An unanswered question from last year (2012) on gluon singlets asked whether there is any theoretical explanation for the experimental absence of the ninth or colorless (singlet) gluon. This is the gluon that, if it existed, would give allow the strong force to extend far beyond the range of atomic nuclei, with catastrophic results. (Non-experts can find an explanation of the singlet gluon in the Addendum below.)
Qmechanic partially answered the question with a link to this 1996 paper by J.J. Lodder, which proposed that the singlet gluon exists but is so massive that its effects are negligible.
However, Lubber's massive-singlet idea seems to have gone nowhere. On an cursory search I could not find any references to the 1996 draft, even though it was written seventeen years. I also do not find Ludder's approach very plausible. Theoretically he had to do a bit of mayhem to Standard Model symmetries to come up with his model. More importantly, though, its seems unlikely that the idea holds water experimentally. The mass of the singlet gluon would have to be astronomical indeed for it not to have shown up in high-energy experimental results, especially in the post-Higgs era.
So, my version of the singlet question is this: Do there exist any plausible, Standard Model compatible theories for the observed absence of the singlet gluon, other than the apparently non-starter idea that the singlet exists but is very massive? Or alternatively, have searches for the Higgs boson produced any evidence that the singlet gluon state may in fact exist and have a very large mass?
Addendum for non-experts: What is a "gluon singlet" and why is it important?
One way to understand the "colorless" gluon singlet is through an analogy with how photons work for the electric force.
Photons interact with electrically charged electrons, but do not carry any electric charge themselves. Because they have no charge, even low-energy photons can easily escape an atom or electron and travel infinite distances. Imagine, however, what would happen if photons did carry electric charge. Such photons would have the same energetic difficulties leaving a neutral atom as an electron, dramatically altering and limiting how they behave. (I should probably mention that electrically-charged photons in one sense really do exist: They are more-or-less the $W^\pm$ particles of electroweak theory.)
Curiously, the charged situation is reversed for the otherwise photon-like gluons. It is the gluons that convey the strong force, and thereby hold quarks together to form protons and neutrons, as well as secondarily binding protons and neutrons together within atomic nuclei.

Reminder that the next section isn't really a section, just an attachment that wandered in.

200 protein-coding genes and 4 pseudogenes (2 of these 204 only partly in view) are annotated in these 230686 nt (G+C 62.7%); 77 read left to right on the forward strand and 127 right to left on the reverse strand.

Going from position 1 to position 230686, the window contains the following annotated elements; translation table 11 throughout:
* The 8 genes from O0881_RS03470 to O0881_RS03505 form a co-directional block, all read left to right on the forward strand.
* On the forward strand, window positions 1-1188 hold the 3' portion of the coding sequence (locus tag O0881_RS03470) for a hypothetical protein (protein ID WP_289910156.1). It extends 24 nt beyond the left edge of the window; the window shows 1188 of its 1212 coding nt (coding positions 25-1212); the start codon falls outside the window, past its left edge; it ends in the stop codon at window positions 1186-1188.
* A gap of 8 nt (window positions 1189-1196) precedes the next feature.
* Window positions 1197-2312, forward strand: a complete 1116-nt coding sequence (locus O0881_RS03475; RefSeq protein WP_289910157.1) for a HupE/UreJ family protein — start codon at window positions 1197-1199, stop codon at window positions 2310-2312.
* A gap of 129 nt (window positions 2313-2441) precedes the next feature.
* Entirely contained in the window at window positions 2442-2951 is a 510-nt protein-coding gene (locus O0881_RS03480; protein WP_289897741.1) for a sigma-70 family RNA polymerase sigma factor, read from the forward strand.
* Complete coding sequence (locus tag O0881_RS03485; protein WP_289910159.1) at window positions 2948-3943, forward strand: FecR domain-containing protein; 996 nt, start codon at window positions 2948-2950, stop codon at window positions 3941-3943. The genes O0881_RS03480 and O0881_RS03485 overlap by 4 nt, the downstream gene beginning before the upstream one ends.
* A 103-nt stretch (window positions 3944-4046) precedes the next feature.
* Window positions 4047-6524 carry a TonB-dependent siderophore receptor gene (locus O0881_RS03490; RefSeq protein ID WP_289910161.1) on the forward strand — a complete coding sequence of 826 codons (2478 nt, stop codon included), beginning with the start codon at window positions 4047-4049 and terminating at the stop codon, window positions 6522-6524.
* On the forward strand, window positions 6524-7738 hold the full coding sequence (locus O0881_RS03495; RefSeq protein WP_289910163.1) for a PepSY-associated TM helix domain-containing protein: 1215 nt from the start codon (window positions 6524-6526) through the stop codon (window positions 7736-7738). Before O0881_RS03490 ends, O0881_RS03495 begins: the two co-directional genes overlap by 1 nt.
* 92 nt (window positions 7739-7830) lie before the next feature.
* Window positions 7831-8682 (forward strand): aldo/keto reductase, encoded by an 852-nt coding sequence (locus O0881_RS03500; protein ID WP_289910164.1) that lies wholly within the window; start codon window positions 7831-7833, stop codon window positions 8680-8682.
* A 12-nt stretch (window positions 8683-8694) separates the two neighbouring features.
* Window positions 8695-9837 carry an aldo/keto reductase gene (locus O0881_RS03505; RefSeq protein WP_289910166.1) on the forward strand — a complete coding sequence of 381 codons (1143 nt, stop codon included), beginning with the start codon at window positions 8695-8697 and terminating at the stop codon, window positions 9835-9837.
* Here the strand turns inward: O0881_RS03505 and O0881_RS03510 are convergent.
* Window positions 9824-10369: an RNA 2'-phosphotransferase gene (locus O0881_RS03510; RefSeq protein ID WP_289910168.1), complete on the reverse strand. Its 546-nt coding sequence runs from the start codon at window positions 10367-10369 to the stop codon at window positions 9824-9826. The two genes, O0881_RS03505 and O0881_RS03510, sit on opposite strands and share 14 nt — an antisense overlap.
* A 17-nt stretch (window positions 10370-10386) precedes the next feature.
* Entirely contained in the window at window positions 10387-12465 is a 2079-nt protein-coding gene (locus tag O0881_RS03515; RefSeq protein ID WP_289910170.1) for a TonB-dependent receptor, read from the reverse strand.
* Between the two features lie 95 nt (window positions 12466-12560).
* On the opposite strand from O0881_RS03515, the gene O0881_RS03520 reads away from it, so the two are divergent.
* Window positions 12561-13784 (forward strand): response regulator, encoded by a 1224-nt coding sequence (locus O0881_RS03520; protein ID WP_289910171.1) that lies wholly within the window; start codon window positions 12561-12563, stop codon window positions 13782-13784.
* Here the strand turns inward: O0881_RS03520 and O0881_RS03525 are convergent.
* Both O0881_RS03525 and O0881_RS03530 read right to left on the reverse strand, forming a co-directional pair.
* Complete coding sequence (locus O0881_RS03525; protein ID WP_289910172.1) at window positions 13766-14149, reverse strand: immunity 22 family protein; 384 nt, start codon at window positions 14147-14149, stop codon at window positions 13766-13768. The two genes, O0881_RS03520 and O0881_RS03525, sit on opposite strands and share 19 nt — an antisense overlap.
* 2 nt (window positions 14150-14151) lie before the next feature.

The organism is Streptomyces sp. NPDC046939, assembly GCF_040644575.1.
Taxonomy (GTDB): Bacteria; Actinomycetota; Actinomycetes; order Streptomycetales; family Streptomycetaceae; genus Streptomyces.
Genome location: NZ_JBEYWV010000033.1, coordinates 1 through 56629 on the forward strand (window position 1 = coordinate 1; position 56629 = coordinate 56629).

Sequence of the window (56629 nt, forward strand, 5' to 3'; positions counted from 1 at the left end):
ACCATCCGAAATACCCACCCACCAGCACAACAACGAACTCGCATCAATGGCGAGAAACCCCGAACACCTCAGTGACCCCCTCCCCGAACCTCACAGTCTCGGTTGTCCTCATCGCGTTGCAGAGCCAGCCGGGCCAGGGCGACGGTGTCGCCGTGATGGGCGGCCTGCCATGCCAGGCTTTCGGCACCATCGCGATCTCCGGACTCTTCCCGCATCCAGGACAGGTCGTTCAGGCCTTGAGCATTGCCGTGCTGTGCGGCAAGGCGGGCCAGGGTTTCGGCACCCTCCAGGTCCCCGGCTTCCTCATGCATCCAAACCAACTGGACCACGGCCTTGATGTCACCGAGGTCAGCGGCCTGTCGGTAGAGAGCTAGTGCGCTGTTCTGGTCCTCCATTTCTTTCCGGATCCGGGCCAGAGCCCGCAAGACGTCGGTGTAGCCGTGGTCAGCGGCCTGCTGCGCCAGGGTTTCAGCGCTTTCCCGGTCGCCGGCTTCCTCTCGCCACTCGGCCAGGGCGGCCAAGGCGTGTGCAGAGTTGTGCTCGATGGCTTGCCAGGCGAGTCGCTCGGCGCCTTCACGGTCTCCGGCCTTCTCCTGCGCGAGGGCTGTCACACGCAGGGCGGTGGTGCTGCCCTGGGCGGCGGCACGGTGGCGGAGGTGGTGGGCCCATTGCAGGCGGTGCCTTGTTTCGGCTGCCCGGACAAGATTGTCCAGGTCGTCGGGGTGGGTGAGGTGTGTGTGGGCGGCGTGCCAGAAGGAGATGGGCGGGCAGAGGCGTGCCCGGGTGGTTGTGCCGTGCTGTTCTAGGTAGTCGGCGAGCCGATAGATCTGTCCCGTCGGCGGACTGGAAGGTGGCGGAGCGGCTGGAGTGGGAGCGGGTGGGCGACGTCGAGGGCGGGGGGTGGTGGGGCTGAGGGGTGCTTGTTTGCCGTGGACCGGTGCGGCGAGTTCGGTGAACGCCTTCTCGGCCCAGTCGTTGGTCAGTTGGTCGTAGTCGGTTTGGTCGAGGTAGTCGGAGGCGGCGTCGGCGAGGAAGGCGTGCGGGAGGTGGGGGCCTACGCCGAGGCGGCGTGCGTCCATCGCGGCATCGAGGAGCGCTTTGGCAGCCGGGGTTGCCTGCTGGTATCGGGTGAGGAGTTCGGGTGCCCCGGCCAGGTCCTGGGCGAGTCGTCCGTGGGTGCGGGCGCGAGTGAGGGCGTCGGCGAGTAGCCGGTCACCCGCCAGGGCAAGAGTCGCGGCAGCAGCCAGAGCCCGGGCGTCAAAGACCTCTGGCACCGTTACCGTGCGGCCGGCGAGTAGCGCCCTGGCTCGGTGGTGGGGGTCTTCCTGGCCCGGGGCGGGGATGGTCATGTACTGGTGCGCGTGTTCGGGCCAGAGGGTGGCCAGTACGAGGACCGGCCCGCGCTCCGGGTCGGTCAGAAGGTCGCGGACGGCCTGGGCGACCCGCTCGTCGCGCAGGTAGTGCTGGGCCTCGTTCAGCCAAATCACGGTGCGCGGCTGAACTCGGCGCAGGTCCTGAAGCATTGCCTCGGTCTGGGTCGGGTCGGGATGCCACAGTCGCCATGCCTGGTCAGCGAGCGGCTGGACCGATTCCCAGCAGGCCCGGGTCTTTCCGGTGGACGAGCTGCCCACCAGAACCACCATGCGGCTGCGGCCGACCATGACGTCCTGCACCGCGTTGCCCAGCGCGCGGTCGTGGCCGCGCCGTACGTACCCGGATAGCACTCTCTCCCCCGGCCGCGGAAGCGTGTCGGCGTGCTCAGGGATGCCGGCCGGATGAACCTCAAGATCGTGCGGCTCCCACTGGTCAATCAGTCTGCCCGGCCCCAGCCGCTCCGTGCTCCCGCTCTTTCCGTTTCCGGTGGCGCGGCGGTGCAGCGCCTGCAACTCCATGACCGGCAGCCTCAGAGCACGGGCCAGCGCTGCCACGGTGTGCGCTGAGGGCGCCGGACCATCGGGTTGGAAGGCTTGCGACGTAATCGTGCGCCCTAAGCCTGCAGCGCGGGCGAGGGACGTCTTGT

There are eight types of gluons instead of just one, due to there being more than two types of charge in the strong force. However, in sharp contrast to photons, all of the eight gluons normally carry strong (color) charge. The color charges of gluons cause them to interact strongly with the quarks that emit them and with each other. As in the earlier hypothetical example of how electrical charges would dramatically limit the range of photons, the presence of color charges on gluons similarly limits the distances over gluons can convey the strong force. Consequently, the strong force has almost no impact beyond the scale of atomic nuclei.
However, the same mathematical model that predicts the eight color-charged gluons also predicts a ninth neutral or strong-charge-free gluon, called the singlet gluon, that has never been seen experimentally. Its lack of color would make its impact far greater than that of any of the eight other gluons. In particular, just as charge-free photons can carry the electric force far beyond the range of atoms, a charge-free gluon, if it existed, would allow the strong force to extend far beyond the range of nuclei.
The repercussions would be huge. In fact, the non-existence of the singlet gluon is best demonstrated by the fact that we exist at all. My best guess (only that, since I have not seen any papers on it) is that if the colorless singlet quark really did exist, every clump of two or more atoms in the universe would melt together into an amorphous sea of quarks. Even if that is not correct, I assure you it that the consequences of the existence of singlet gluons would be... very bad indeed!
That is also why I find I think the non-existence of the singlet gluon is a truly interesting question, one that probably deserves more theoretical attention than it has received over the decades since strong force theory was first codified.